I have been seeking a chance to see Avenue Q since I heard a song from the musical--"Everyone's a Little Bit Racist." The idea of a play that uses muppet-like puppets to engage in a bit of social criticism and a heap of profane conversations and visuals was just too over-the-top to ignore. I missed a chance at the ISA meeting in February, but grabbed the opportunity to see the show in London (the show is closing in NYC).
It was quite amusing, and did a nice job of playing with my head. Some highlights and thoughts:
- The characters include people playing people and muppets being carried and voiced by visible people. And these actors would voice the muppet (unless they were also voicing another muppet on the stage or if the muppet they were carrying was being voiced by someone else), so it was a bit hard to focus on the muppet since I could watch the actor as well.
- A key pair of characters--the Bad Idea Bears--who encouraged the characters to drink heavily, to perhaps engage in suicide and the like. Quite an interesting addition. I think from now on I will blame my own Bad Idea Bears when I do something stupid/self-destructive.
- The show included video screens that would occasionally descend and show something relevant to the show, like the spelling and pronunciation of schadenfreude. Yep, schadenfreude was a key concept along the way. And led to the inevitable joke at the expense of Germans.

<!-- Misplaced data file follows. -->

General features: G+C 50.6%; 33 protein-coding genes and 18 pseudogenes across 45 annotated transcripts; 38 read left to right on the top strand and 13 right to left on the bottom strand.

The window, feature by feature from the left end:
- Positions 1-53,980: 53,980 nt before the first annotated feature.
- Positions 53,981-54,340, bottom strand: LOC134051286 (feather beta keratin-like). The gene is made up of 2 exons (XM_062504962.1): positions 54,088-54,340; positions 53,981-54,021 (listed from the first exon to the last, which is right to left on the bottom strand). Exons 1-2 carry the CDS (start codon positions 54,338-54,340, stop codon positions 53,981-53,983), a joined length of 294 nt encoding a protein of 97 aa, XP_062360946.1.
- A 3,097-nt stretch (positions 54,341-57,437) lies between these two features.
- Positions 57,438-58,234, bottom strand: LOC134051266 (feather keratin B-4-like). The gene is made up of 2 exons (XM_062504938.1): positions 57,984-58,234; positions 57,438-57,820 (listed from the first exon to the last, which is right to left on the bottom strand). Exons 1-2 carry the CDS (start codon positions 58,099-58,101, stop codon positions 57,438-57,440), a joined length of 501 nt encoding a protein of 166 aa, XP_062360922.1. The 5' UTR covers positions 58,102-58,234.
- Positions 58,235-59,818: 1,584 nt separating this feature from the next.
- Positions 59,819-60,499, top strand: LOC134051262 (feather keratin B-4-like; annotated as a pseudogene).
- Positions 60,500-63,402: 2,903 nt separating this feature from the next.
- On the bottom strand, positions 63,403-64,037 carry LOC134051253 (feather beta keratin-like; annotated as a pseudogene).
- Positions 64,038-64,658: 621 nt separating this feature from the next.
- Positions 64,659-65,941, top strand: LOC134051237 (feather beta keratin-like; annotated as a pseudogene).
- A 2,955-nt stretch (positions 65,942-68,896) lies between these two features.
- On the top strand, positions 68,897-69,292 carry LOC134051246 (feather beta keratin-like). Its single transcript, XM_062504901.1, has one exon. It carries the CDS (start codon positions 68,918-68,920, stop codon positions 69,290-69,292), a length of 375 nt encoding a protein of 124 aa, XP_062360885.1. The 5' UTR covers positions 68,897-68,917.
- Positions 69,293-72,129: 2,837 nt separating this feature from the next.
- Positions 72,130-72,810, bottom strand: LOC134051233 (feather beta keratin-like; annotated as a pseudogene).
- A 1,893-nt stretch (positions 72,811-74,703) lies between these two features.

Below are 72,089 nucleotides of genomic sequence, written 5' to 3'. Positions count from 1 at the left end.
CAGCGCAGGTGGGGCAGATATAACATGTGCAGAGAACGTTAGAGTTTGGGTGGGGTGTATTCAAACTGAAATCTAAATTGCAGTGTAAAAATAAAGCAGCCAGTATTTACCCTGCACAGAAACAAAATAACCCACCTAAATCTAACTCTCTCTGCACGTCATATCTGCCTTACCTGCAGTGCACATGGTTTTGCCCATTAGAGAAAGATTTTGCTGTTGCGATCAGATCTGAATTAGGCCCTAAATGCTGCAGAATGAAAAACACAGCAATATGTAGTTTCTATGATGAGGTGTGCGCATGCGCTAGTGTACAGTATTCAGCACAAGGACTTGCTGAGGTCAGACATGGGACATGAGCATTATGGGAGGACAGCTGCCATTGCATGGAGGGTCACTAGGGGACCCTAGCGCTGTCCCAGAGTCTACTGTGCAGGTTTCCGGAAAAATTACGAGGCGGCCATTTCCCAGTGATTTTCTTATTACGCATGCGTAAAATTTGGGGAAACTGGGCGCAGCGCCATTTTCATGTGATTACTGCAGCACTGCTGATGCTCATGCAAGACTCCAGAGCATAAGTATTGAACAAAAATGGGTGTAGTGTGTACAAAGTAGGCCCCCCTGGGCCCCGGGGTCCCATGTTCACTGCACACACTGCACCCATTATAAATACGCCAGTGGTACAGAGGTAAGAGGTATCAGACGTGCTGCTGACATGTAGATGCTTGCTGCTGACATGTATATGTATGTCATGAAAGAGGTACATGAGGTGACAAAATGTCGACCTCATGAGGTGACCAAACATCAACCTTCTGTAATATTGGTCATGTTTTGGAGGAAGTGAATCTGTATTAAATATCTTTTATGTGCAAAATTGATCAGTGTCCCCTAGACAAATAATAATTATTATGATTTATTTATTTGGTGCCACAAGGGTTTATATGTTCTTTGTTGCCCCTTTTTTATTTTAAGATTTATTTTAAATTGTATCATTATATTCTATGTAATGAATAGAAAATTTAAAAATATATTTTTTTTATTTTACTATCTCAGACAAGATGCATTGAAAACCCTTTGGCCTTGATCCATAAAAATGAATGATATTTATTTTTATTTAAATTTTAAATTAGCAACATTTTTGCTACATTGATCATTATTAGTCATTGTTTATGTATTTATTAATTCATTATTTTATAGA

- One of the jokes in the song "Everyone is a Little Bit Racist" in the ITunes version refers to Polish, when the Gary Coleman character (played by Gary Coleman originally but not in this show) admits to making racist jokes, but in this show in London, the joke was changed to refer to the French. And it went over well with the audience. Verrrrrrrrrry interesting.
- The key theme was the lead's search for a purpose. Ultimately, he does not really find one, but does agree with the rest of the cast that everything (except for death and taxes) is temporary, so he should not get upset about such stuff.